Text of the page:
The thing about skin is that everyone can see it. Your skin not only keeps all your organs and lovely blood vessels in your body it also provides protection from the elements. There are times when our skin goes out of control though. There are many people that suffer from skin conditions like skin tags, acne, dry skin and more. One of the more chronic, and sometimes embarrassing, skin conditions is psoriasis.
Psoriasis is caused when your immune system overreacts and causes your skin to inflame and skin cells to multiply in abundance. Not only is the flaky, red skin kind of embarrassing, it can be very painful as well:
These patches normally appear on elbows, knees, scalp and lower back, but can appear anywhere on the body. Most people are only affected with small patches but the skin can become itchy or sore.
NHS Choices said psoriasis affects around 2 per cent of people in the UK. It can start at any age, but most often develops in adults under 35 years old.
The condition occurs due to an over-reaction of the immune system, which causes inflammation and rapid growth of skin cells.
Skin cells are normally made and replaced every three to four weeks, but in psoriasis this process only lasts about three to seven days. The resulting build-up of skin cells is what creates the patches associated with psoriasis.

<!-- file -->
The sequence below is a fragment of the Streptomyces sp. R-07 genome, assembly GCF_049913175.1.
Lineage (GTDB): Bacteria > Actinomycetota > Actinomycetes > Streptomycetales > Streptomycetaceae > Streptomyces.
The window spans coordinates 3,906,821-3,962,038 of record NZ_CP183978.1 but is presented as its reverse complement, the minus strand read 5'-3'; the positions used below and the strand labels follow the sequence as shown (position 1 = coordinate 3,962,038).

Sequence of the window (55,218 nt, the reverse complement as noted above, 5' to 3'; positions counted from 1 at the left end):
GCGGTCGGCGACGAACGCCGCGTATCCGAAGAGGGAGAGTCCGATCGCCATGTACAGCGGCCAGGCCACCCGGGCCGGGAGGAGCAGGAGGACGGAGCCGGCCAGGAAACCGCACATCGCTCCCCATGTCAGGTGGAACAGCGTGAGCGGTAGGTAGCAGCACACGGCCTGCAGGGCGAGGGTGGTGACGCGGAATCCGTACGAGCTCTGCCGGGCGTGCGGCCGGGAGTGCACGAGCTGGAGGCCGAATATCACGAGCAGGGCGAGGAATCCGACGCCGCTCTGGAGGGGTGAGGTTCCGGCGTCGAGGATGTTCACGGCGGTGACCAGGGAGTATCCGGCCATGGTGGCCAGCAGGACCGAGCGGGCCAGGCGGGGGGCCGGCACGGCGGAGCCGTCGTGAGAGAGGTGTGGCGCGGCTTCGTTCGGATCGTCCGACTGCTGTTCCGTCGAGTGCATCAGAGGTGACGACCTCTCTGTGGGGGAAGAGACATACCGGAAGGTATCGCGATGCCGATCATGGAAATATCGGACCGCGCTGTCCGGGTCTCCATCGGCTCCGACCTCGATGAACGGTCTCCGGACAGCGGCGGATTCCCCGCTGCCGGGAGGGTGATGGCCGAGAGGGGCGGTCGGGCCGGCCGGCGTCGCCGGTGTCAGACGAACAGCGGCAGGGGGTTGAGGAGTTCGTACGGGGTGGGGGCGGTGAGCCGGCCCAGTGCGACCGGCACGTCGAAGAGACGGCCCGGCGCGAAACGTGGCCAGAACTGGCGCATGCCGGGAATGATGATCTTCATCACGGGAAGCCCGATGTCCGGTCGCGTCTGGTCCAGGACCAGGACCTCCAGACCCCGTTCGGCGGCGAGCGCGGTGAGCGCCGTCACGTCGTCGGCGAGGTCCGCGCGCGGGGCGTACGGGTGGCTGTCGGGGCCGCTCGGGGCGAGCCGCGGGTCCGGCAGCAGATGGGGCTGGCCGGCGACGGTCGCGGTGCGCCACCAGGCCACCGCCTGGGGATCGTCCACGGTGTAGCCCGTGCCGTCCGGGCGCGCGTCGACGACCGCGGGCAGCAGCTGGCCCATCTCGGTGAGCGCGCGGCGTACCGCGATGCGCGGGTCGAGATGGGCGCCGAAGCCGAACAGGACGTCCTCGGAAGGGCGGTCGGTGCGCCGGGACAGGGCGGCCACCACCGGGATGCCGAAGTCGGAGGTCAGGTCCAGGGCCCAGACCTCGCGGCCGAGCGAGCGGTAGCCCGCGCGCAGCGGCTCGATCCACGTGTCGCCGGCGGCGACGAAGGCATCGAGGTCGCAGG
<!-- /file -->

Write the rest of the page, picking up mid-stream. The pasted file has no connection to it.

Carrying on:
Experts have recommended five way to beat the painful skin condition.
Vitamin D, which people can get from the sun, is it vital for bone health as well as obesity and diabetes, but it can also help with psoriasis.
“Vitamin D can change the way cells grow,” said Shona Wilkinson, Nutritionist at SuperfoodUK.com.
“As those who suffer from Psoriasis tend to produce more skin cells, it can slow this process down and cause the plaques to become less scaly and thinner.
Psoriasis is an autoimmune condition that causes inflammation and Omega 3 fatty acids, found in fish oil can be very helpful in reducing it – according to experts.
However, not all fatty acids are the same – Omega 6, which is present in vegetable oils – might actually increase inflammation.
“Unfortunately, many people have much higher levels of omega 6 than omega 3 in their body, often due to the use of vegetable oils in cooking and the lack of oily fish consumption,” said Dr Marilyn Glenville, nutritionist and author of Natural Alternatives of Sugar.
Most sufferers tend to opt for covering up because the condition can be so chronic they’re at a loss at how to treat it. If you’ve read the article above you’ll see how much an altered diet can really have an impact on psoriasis.
Dealing with stress in a healthy way is also really important. The more we stress out and try to keep it all inside the more our bodies will react to it in a negative fashion.
Managing your psoriasis can be done! It just takes some planning and a little TLC.